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Watch This Review

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Movie Review

Weddings are like slick car commercials. They make everything seem shiny and fantastic, of course. But you have to squint to see the fine print.

Oh, sure, the pastor hints at that fine print when he asks whether you’re ready to make a commitment "for better or for worse." But if he detailed the things that "worse" might entail, we might see more brides and grooms run for the hills instead of mushily exchanging rings and showing everybody a little altar-side PDA. Morning breath? Stinky clothes? Pot roast not like Mom used to make? Problems which are not the least bit funny that we shan’t mention here? Marriage, as any two people who have been married for more than six months can tell you, is not for the timid.

The couples in Couples Retreat know about the pitfalls of marriage. Dave and Ronnie get along well enough, but their relationship has devolved to a reasonably efficient social contract. Joey and Lucy can barely stand to look at each other, and they’re just biding time until their teenage daughter leaves the nest. Shane’s wife has already left him, and he’s now hanging with a 20-year-old oversexed dynamo who calls him "Daddy."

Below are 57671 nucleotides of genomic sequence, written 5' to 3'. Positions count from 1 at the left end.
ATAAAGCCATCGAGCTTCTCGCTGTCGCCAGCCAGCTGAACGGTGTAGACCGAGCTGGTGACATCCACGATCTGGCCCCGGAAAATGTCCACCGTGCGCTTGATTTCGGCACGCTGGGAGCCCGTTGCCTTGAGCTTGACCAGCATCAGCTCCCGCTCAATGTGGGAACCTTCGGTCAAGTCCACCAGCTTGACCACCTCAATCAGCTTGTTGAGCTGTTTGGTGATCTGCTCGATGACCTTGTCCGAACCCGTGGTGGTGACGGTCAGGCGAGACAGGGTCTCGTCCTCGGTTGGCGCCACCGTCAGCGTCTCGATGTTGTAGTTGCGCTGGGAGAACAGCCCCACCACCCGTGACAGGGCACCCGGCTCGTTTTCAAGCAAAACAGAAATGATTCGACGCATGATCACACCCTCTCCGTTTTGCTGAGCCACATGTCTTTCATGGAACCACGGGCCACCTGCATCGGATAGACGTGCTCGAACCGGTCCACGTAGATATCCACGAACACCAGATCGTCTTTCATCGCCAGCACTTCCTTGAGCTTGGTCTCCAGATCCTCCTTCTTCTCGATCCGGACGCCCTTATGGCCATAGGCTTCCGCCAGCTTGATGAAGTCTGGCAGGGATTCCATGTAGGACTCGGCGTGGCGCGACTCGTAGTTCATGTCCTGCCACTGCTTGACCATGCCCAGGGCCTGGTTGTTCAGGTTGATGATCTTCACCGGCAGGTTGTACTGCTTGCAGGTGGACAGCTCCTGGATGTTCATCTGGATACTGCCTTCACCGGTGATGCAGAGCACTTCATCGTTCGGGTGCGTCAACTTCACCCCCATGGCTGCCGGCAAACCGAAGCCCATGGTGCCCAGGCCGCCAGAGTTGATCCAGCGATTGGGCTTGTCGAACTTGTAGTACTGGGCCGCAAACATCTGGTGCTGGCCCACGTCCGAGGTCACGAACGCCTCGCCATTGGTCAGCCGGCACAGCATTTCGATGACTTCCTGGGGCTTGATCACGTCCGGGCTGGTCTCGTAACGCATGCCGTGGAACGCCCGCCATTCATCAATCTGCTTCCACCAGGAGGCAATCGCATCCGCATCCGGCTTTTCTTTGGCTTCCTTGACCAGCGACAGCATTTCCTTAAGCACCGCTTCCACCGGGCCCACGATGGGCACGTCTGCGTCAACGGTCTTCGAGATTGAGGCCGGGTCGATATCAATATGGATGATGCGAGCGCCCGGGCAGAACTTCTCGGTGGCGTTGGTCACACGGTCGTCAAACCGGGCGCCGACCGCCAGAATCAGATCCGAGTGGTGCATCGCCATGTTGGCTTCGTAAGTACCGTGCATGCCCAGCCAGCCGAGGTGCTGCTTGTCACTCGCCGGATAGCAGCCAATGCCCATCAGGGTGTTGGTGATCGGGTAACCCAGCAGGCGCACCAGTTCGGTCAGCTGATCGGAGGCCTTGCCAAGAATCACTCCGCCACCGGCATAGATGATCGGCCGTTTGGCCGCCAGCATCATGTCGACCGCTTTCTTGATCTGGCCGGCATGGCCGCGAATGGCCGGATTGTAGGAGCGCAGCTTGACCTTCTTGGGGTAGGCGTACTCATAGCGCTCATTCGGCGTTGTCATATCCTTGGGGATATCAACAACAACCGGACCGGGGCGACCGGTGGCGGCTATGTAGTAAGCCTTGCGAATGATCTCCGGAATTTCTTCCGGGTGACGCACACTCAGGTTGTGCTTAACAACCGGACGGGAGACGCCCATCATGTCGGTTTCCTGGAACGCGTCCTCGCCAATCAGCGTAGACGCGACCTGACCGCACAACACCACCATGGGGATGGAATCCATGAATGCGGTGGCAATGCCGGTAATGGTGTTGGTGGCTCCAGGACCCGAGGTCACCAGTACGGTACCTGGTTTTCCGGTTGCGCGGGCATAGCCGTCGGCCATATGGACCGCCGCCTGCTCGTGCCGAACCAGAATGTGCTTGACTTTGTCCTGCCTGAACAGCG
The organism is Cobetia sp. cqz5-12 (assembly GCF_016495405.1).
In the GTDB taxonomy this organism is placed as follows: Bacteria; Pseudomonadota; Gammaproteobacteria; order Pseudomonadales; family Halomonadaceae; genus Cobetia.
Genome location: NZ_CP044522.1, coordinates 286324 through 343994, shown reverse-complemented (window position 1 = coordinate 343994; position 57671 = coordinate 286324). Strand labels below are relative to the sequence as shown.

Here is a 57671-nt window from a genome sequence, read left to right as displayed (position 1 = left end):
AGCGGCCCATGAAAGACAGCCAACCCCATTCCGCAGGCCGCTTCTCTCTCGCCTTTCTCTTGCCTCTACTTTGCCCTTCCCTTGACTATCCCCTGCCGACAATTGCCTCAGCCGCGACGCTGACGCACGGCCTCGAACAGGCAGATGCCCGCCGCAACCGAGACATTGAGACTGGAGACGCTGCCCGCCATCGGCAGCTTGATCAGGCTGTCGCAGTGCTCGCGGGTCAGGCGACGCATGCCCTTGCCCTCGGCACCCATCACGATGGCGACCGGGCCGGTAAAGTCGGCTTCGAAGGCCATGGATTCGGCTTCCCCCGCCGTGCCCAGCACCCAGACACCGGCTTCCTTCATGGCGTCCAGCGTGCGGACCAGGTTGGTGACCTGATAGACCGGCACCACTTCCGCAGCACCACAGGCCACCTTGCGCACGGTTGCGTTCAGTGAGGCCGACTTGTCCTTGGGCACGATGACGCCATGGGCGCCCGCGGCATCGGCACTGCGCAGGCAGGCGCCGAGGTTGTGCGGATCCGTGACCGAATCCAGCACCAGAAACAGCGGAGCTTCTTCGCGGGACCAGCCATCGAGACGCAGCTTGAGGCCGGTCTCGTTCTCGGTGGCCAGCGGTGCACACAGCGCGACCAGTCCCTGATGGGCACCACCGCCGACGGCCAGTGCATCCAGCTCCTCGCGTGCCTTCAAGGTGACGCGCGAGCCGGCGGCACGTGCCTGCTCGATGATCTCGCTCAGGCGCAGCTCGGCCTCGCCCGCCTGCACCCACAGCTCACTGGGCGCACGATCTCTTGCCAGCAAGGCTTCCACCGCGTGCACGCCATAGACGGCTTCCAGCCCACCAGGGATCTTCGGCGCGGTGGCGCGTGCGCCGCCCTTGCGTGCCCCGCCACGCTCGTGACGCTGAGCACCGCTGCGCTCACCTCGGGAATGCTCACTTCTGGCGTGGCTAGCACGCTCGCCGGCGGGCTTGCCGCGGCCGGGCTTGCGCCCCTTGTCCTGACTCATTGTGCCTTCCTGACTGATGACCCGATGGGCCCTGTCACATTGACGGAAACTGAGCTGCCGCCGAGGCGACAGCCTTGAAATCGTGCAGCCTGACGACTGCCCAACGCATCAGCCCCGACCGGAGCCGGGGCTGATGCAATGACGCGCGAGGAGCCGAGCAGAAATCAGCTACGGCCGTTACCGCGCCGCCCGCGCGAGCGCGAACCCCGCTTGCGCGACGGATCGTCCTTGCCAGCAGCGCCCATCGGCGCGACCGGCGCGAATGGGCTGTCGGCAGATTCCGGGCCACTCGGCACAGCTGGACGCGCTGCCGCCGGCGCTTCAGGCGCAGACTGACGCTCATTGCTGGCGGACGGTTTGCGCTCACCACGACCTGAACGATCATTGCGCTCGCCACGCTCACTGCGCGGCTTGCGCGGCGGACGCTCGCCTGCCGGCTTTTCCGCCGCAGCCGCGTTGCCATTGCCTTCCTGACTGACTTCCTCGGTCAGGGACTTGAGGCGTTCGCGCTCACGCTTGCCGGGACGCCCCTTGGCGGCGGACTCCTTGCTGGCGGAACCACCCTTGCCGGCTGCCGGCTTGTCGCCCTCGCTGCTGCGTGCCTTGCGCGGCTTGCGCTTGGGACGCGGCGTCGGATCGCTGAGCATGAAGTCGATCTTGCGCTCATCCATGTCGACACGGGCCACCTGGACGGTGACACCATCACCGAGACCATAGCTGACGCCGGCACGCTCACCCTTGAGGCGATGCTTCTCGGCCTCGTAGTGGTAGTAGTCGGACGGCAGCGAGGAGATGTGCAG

All seem to have the trajectories for their sad futures pretty much set when another couple, Jason and Sylvia, announce that despite being close to divorce themselves, they’re giving their marriage one last chance—on an idyllic island called Eden run by noted "couples whisperer" Marcel. While the program is outrageously expensive, Jason tells his friends that he "found a great group rate."

And so the four couples tromp down to paradise to rub the "or worse" part out of their marriages. They quickly discover that their relationships are in more trouble than they thought. Joey promptly plots his escape to Eden’s east side (a debauchery-soaked single’s retreat). Lucy flirts with the yoga instructor. And Jason pulls a hypothetical gun on his counselor.


Positive Elements

Only one couple goes to Eden to get real help. The rest go along for the "fun stuff." But, as it turns out, the trip doesn’t just rescue one marriage: It saves four.